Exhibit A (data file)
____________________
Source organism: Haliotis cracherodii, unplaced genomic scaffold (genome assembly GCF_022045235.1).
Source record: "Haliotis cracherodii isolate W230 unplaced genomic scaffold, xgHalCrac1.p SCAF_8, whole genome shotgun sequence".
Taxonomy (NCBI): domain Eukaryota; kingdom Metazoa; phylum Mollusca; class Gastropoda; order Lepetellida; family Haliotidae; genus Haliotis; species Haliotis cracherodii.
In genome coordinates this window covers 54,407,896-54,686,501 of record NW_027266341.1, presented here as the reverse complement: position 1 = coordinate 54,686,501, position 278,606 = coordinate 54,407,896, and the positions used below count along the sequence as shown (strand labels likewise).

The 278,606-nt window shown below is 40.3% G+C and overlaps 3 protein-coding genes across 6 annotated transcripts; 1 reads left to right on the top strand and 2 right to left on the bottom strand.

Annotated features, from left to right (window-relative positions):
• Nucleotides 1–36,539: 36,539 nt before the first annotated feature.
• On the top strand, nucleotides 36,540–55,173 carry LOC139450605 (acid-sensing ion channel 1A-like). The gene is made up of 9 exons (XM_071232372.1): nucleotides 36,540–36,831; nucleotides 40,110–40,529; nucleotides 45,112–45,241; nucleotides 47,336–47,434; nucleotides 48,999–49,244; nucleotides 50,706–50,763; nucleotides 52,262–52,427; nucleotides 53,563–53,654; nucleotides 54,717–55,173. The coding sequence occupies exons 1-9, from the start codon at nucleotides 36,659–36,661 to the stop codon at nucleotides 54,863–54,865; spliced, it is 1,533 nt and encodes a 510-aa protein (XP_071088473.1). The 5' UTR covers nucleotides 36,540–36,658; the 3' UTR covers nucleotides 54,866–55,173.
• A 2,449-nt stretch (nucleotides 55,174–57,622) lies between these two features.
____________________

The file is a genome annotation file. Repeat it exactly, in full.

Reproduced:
Source organism: Haliotis cracherodii, unplaced genomic scaffold (genome assembly GCF_022045235.1).
Source record: "Haliotis cracherodii isolate W230 unplaced genomic scaffold, xgHalCrac1.p SCAF_8, whole genome shotgun sequence".
Taxonomy (NCBI): domain Eukaryota; kingdom Metazoa; phylum Mollusca; class Gastropoda; order Lepetellida; family Haliotidae; genus Haliotis; species Haliotis cracherodii.
In genome coordinates this window covers 54,407,896-54,686,501 of record NW_027266341.1, presented here as the reverse complement: position 1 = coordinate 54,686,501, position 278,606 = coordinate 54,407,896, and the positions used below count along the sequence as shown (strand labels likewise).

The 278,606-nt window shown below is 40.3% G+C and overlaps 3 protein-coding genes across 6 annotated transcripts; 1 reads left to right on the top strand and 2 right to left on the bottom strand.

Annotated features, from left to right (window-relative positions):
• Nucleotides 1–36,539: 36,539 nt before the first annotated feature.
• On the top strand, nucleotides 36,540–55,173 carry LOC139450605 (acid-sensing ion channel 1A-like). The gene is made up of 9 exons (XM_071232372.1): nucleotides 36,540–36,831; nucleotides 40,110–40,529; nucleotides 45,112–45,241; nucleotides 47,336–47,434; nucleotides 48,999–49,244; nucleotides 50,706–50,763; nucleotides 52,262–52,427; nucleotides 53,563–53,654; nucleotides 54,717–55,173. The coding sequence occupies exons 1-9, from the start codon at nucleotides 36,659–36,661 to the stop codon at nucleotides 54,863–54,865; spliced, it is 1,533 nt and encodes a 510-aa protein (XP_071088473.1). The 5' UTR covers nucleotides 36,540–36,658; the 3' UTR covers nucleotides 54,866–55,173.
• A 2,449-nt stretch (nucleotides 55,174–57,622) lies between these two features.